|by Nick Charney|
|I was at an event last week at Employment and Social Development Canada on the importance of behavioural science. The speaker — Dr. Brian Cugelman — shared a couple of insights that I think are worth reflecting on. Most notably were his remarks that even really good public policies and programs tend lose their lustre over time due to habituation and if governments want to remain relevant they need to continue to not only invest in improving current programs but also invest in their innovation pipeline to create future programs. Using behavourial science to maximize the returns on these investments is critical according to Cugelman (who uses the term 'evidence-informed' rather than 'evidence-based' policy making).|
Interestingly, his views are consistent and reflected in the President of the Treasury Board's mandate letter:
As President of the Treasury Board, your overarching goal will be to lead the management agenda of the government and oversee the implementation and delivery of Cabinet-approved initiatives. I want you to lead the government’s efforts to ensure that departments and other federal organizations are able to use the best available information. Responsible governments rely on sound evidence to make decisions to ensure we obtain good value for our money. You should work with your colleagues to ensure that they are devoting a fixed percentage of program funds to experimenting with new approaches to existing problems and measuring the impact of their programs. I expect you to instill a strengthened culture of measurement, evaluation, and innovation in program and policy design and delivery. This should include publicly releasing all key information that informs the decisions we make.
It will be interesting to see how this mandate letter commitment is implemented, especially given that it doesn't seem to be reflected in the mandate letters of other Ministers. The spirit of the commitment seems to be building a widespread culture of continuous improvement, presenting an opportunity to move beyond the policy innovator's dilemma (i.e. the choice between doing more with less versus doing different, differently) and putting new approaches firmly within scope. This is encouraging at the leadership level but likely needs to be driven down into the fabric of the organization more firmly than traditional management cascades can accomplish.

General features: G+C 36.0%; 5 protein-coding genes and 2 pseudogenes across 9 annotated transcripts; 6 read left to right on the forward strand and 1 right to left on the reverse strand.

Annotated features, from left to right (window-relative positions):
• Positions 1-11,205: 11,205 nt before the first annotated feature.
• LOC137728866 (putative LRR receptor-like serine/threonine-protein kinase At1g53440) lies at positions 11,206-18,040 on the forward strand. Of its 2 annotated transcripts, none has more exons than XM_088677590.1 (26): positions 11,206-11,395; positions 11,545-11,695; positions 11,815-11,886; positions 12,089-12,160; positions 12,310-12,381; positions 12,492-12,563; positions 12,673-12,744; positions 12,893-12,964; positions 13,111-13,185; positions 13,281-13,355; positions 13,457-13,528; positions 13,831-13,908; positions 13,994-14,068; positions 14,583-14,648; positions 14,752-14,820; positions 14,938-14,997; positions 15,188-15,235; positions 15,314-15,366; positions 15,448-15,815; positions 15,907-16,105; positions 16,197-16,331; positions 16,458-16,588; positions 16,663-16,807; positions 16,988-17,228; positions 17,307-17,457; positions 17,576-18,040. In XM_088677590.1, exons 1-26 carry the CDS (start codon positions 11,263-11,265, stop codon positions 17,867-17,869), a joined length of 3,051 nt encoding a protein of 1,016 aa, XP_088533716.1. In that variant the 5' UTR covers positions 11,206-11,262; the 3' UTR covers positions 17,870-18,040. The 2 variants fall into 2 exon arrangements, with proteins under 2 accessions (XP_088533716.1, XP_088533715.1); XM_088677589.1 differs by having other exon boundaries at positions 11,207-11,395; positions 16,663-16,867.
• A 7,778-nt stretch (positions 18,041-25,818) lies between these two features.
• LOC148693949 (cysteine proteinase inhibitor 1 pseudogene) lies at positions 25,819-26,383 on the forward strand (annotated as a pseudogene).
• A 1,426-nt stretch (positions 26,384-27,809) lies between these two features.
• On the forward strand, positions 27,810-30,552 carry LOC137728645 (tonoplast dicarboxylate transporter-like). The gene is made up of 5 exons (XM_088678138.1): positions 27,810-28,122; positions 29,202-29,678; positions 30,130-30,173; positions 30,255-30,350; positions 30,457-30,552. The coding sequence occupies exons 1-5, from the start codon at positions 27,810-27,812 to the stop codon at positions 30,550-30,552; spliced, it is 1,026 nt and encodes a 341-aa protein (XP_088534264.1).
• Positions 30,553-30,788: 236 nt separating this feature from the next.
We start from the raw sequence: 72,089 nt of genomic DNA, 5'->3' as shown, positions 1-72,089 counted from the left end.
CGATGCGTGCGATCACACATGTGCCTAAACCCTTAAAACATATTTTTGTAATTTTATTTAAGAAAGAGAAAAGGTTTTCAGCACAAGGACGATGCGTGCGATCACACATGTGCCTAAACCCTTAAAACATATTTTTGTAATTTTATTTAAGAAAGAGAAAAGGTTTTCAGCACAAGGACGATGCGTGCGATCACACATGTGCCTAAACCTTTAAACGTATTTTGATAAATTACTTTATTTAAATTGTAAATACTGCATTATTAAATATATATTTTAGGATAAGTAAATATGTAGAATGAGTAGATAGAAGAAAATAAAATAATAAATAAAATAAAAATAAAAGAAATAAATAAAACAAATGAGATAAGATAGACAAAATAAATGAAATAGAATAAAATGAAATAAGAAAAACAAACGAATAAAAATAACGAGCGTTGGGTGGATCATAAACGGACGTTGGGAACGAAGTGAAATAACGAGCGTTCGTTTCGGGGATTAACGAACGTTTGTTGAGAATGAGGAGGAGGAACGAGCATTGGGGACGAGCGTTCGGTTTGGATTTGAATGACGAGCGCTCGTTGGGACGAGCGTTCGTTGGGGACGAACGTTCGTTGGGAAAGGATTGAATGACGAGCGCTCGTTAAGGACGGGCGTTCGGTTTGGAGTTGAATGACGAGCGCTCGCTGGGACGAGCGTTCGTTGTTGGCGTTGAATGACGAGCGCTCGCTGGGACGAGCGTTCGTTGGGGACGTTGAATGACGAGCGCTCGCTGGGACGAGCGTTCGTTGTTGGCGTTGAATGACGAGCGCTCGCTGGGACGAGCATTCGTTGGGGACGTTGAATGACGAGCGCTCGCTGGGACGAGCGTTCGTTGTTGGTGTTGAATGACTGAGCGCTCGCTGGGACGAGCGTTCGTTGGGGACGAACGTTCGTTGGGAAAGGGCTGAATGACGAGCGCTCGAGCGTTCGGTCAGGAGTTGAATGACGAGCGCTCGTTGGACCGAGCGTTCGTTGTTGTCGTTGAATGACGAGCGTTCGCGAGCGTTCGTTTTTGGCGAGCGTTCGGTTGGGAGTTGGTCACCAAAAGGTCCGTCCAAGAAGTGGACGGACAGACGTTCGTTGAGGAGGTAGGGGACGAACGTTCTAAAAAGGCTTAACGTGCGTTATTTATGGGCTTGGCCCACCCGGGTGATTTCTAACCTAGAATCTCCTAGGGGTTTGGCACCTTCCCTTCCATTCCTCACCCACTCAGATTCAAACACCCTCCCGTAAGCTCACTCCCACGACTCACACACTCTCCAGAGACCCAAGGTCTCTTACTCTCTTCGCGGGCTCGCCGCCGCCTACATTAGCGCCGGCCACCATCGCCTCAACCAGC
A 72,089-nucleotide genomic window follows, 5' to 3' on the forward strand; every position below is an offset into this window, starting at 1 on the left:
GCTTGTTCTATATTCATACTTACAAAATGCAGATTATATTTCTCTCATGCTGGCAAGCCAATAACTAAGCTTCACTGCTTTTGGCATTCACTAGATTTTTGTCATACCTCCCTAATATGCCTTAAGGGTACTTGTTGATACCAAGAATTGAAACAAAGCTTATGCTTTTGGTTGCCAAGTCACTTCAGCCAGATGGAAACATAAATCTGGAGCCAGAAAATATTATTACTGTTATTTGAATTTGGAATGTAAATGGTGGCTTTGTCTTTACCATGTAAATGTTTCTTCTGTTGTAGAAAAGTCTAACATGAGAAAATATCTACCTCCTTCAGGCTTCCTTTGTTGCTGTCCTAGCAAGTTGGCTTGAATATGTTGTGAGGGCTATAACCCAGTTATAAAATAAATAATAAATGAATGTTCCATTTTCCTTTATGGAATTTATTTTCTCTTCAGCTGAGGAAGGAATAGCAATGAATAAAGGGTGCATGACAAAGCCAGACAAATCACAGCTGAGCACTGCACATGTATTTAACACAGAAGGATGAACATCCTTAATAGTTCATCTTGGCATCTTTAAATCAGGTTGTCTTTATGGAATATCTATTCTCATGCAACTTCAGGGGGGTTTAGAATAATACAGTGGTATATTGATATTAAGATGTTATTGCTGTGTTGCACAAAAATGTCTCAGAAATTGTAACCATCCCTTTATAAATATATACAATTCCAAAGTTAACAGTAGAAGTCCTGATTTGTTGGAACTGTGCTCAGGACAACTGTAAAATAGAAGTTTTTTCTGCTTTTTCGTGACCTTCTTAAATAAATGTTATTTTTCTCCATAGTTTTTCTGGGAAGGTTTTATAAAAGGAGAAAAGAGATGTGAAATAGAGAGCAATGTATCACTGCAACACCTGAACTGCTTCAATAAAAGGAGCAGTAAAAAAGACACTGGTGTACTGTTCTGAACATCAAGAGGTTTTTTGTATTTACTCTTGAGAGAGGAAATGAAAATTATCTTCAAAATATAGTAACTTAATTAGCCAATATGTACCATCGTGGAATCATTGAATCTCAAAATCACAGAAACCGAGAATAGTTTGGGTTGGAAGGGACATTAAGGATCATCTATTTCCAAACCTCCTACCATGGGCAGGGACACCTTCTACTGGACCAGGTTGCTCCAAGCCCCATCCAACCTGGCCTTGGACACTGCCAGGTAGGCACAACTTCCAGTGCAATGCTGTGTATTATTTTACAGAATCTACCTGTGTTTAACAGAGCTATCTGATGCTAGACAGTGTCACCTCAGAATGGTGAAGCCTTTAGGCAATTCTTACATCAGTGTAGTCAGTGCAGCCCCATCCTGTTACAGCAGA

Building organization wide (departments and agencies) or enterprise wide (Government of Canada) policy innovation pipelines will be no easy feat. One of the core features might be a more robust and meaningful medium term policy planning processes (MTP) which — in the experience of many people I know — is often interesting and productive but not necessarily tied to a clear channel for experimentation or delivery. Another core feature may be using natural life cycle points in the policy process (e.g. program renewal) for some sort of 'innovation audit' whereby policy and program folk can get together in a facilitated session for a couple of days to jam on the lived experience, state of the art / best in class, and new approaches in order to chart an incremental, experimental or radical way forward (or even pull the chute completely if the situation warrants).
I don't pretend to have all the answers yet but I think there's a lot of people around town who are starting to think very concretely about how to best establish a policy innovation pipeline within their department and/or agency. If you are one of those people, I'd love to hear from you.